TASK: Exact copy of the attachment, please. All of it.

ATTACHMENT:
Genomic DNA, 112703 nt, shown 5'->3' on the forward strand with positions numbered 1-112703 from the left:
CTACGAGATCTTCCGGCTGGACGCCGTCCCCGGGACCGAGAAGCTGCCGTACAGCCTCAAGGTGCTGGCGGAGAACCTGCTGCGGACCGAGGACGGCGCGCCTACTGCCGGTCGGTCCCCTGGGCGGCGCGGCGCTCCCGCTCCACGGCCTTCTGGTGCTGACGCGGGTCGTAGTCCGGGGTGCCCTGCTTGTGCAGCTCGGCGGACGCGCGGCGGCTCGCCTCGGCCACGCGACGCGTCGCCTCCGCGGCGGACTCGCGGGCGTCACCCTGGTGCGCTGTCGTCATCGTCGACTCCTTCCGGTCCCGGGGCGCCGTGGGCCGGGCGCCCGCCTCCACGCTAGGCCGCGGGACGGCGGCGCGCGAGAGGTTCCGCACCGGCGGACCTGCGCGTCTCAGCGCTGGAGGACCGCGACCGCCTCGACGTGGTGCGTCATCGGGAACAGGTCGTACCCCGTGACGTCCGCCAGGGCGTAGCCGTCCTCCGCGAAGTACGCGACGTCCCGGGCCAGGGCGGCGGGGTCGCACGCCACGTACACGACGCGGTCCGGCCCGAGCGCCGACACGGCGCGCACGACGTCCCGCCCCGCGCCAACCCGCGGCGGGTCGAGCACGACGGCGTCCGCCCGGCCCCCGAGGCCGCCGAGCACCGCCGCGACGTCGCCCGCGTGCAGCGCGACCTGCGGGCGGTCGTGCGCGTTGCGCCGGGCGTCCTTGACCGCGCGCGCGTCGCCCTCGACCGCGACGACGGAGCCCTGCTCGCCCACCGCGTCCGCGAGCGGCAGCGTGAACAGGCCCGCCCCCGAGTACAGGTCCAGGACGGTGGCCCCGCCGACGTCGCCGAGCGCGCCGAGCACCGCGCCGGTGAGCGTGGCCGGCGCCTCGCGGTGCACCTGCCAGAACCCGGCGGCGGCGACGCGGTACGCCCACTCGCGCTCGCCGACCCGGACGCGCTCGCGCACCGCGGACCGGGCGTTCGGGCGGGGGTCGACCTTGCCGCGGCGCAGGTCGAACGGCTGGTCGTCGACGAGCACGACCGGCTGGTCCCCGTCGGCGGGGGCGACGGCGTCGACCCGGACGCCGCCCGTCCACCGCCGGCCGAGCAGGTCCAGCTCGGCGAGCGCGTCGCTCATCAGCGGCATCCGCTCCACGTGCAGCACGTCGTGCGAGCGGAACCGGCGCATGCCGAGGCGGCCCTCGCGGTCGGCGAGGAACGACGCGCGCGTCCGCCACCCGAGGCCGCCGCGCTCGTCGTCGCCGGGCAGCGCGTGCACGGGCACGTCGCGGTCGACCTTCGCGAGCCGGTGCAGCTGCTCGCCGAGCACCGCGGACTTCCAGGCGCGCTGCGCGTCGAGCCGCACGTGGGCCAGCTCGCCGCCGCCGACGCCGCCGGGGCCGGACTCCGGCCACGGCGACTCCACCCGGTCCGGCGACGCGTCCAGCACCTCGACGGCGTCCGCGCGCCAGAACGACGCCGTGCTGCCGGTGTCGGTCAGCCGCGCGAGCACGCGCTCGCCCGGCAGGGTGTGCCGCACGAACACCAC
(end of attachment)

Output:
Genomic DNA, 112703 nt, shown 5'->3' on the forward strand with positions numbered 1-112703 from the left:
CTACGAGATCTTCCGGCTGGACGCCGTCCCCGGGACCGAGAAGCTGCCGTACAGCCTCAAGGTGCTGGCGGAGAACCTGCTGCGGACCGAGGACGGCGCGCCTACTGCCGGTCGGTCCCCTGGGCGGCGCGGCGCTCCCGCTCCACGGCCTTCTGGTGCTGACGCGGGTCGTAGTCCGGGGTGCCCTGCTTGTGCAGCTCGGCGGACGCGCGGCGGCTCGCCTCGGCCACGCGACGCGTCGCCTCCGCGGCGGACTCGCGGGCGTCACCCTGGTGCGCTGTCGTCATCGTCGACTCCTTCCGGTCCCGGGGCGCCGTGGGCCGGGCGCCCGCCTCCACGCTAGGCCGCGGGACGGCGGCGCGCGAGAGGTTCCGCACCGGCGGACCTGCGCGTCTCAGCGCTGGAGGACCGCGACCGCCTCGACGTGGTGCGTCATCGGGAACAGGTCGTACCCCGTGACGTCCGCCAGGGCGTAGCCGTCCTCCGCGAAGTACGCGACGTCCCGGGCCAGGGCGGCGGGGTCGCACGCCACGTACACGACGCGGTCCGGCCCGAGCGCCGACACGGCGCGCACGACGTCCCGCCCCGCGCCAACCCGCGGCGGGTCGAGCACGACGGCGTCCGCCCGGCCCCCGAGGCCGCCGAGCACCGCCGCGACGTCGCCCGCGTGCAGCGCGACCTGCGGGCGGTCGTGCGCGTTGCGCCGGGCGTCCTTGACCGCGCGCGCGTCGCCCTCGACCGCGACGACGGAGCCCTGCTCGCCCACCGCGTCCGCGAGCGGCAGCGTGAACAGGCCCGCCCCCGAGTACAGGTCCAGGACGGTGGCCCCGCCGACGTCGCCGAGCGCGCCGAGCACCGCGCCGGTGAGCGTGGCCGGCGCCTCGCGGTGCACCTGCCAGAACCCGGCGGCGGCGACGCGGTACGCCCACTCGCGCTCGCCGACCCGGACGCGCTCGCGCACCGCGGACCGGGCGTTCGGGCGGGGGTCGACCTTGCCGCGGCGCAGGTCGAACGGCTGGTCGTCGACGAGCACGACCGGCTGGTCCCCGTCGGCGGGGGCGACGGCGTCGACCCGGACGCCGCCCGTCCACCGCCGGCCGAGCAGGTCCAGCTCGGCGAGCGCGTCGCTCATCAGCGGCATCCGCTCCACGTGCAGCACGTCGTGCGAGCGGAACCGGCGCATGCCGAGGCGGCCCTCGCGGTCGGCGAGGAACGACGCGCGCGTCCGCCACCCGAGGCCGCCGCGCTCGTCGTCGCCGGGCAGCGCGTGCACGGGCACGTCGCGGTCGACCTTCGCGAGCCGGTGCAGCTGCTCGCCGAGCACCGCGGACTTCCAGGCGCGCTGCGCGTCGAGCCGCACGTGGGCCAGCTCGCCGCCGCCGACGCCGCCGGGGCCGGACTCCGGCCACGGCGACTCCACCCGGTCCGGCGACGCGTCCAGCACCTCGACGGCGTCCGCGCGCCAGAACGACGCCGTGCTGCCGGTGTCGGTCAGCCGCGCGAGCACGCGCTCGCCCGGCAGGGTGTGCCGCACGAACACCAC